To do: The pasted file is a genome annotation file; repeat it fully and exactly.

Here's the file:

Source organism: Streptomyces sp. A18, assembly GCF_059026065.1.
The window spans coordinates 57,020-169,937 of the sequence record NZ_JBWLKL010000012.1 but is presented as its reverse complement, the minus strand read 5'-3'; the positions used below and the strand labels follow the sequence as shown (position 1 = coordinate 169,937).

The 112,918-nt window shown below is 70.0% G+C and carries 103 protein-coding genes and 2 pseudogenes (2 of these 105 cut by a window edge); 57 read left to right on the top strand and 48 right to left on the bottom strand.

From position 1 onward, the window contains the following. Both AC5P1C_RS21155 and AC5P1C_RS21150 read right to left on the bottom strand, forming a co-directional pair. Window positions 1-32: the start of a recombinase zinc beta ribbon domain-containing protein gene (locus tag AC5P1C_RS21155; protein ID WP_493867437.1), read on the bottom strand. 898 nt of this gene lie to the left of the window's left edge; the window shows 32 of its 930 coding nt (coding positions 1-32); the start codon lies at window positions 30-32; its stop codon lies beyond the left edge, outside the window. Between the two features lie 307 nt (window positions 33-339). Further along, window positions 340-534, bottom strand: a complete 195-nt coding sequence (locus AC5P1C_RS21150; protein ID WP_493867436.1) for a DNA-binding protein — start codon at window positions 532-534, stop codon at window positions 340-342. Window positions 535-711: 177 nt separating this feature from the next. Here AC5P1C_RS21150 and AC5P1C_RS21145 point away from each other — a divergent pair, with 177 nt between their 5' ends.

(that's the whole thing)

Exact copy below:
Source organism: Streptomyces sp. A18, assembly GCF_059026065.1.
The window spans coordinates 57,020-169,937 of the sequence record NZ_JBWLKL010000012.1 but is presented as its reverse complement, the minus strand read 5'-3'; the positions used below and the strand labels follow the sequence as shown (position 1 = coordinate 169,937).

The 112,918-nt window shown below is 70.0% G+C and carries 103 protein-coding genes and 2 pseudogenes (2 of these 105 cut by a window edge); 57 read left to right on the top strand and 48 right to left on the bottom strand.

From position 1 onward, the window contains the following. Both AC5P1C_RS21155 and AC5P1C_RS21150 read right to left on the bottom strand, forming a co-directional pair. Window positions 1-32: the start of a recombinase zinc beta ribbon domain-containing protein gene (locus tag AC5P1C_RS21155; protein ID WP_493867437.1), read on the bottom strand. 898 nt of this gene lie to the left of the window's left edge; the window shows 32 of its 930 coding nt (coding positions 1-32); the start codon lies at window positions 30-32; its stop codon lies beyond the left edge, outside the window. Between the two features lie 307 nt (window positions 33-339). Further along, window positions 340-534, bottom strand: a complete 195-nt coding sequence (locus AC5P1C_RS21150; protein ID WP_493867436.1) for a DNA-binding protein — start codon at window positions 532-534, stop codon at window positions 340-342. Window positions 535-711: 177 nt separating this feature from the next. Here AC5P1C_RS21150 and AC5P1C_RS21145 point away from each other — a divergent pair, with 177 nt between their 5' ends.